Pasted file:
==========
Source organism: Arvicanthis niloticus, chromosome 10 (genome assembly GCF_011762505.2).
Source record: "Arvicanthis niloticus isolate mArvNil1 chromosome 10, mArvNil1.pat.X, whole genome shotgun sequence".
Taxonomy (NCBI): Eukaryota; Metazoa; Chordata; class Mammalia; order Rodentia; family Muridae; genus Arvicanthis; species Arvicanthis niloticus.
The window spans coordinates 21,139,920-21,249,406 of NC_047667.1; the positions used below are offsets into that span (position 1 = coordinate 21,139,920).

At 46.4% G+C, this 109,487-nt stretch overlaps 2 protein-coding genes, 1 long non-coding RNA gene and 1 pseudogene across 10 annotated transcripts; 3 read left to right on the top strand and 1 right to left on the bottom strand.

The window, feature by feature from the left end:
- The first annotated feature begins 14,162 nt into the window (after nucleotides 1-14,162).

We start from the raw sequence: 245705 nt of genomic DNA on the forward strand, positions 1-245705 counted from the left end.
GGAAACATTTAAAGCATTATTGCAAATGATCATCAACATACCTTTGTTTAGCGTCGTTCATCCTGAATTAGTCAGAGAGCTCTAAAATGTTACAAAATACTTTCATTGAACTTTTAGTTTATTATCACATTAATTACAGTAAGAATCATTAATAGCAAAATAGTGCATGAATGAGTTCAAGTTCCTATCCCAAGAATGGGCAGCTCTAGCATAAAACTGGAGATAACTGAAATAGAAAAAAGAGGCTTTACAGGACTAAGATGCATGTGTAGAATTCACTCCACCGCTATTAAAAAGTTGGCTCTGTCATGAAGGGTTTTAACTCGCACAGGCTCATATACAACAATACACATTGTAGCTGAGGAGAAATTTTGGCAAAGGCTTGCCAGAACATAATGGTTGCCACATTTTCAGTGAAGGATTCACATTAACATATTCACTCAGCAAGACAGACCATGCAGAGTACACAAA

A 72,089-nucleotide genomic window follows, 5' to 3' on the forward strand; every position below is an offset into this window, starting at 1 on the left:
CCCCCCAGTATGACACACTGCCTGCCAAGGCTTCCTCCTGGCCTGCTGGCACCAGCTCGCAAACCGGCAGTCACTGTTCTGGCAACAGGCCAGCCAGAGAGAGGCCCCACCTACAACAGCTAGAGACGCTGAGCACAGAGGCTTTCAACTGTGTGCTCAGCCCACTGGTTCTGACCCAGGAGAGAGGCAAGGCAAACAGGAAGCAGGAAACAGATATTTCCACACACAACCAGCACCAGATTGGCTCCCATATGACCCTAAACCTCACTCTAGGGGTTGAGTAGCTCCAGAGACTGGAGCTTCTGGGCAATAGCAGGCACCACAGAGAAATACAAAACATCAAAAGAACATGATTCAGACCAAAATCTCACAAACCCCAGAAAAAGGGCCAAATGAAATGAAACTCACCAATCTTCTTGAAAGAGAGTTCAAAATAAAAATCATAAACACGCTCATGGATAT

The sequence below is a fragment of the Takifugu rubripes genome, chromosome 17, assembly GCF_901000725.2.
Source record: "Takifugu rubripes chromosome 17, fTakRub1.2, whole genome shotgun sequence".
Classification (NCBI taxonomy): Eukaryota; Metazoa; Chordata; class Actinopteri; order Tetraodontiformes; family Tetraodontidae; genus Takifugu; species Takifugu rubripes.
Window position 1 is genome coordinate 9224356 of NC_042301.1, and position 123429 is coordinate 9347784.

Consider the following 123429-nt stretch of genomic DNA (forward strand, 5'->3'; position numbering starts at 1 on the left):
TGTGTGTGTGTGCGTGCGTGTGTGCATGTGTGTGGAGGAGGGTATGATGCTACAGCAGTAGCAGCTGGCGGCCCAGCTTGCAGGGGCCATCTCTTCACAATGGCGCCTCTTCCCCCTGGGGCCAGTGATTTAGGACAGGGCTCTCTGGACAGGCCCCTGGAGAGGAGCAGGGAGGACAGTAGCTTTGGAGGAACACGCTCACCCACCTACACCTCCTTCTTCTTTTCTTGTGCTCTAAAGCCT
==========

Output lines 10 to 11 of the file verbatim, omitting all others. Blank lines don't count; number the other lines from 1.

A 72,089-nucleotide genomic window follows, 5' to 3' on the forward strand; every position below is an offset into this window, starting at 1 on the left:
CCCCCCAGTATGACACACTGCCTGCCAAGGCTTCCTCCTGGCCTGCTGGCACCAGCTCGCAAACCGGCAGTCACTGTTCTGGCAACAGGCCAGCCAGAGAGAGGCCCCACCTACAACAGCTAGAGACGCTGAGCACAGAGGCTTTCAACTGTGTGCTCAGCCCACTGGTTCTGACCCAGGAGAGAGGCAAGGCAAACAGGAAGCAGGAAACAGATATTTCCACACACAACCAGCACCAGATTGGCTCCCATATGACCCTAAACCTCACTCTAGGGGTTGAGTAGCTCCAGAGACTGGAGCTTCTGGGCAATAGCAGGCACCACAGAGAAATACAAAACATCAAAAGAACATGATTCAGACCAAAATCTCACAAACCCCAGAAAAAGGGCCAAATGAAATGAAACTCACCAATCTTCTTGAAAGAGAGTTCAAAATAAAAATCATAAACACGCTCATGGATAT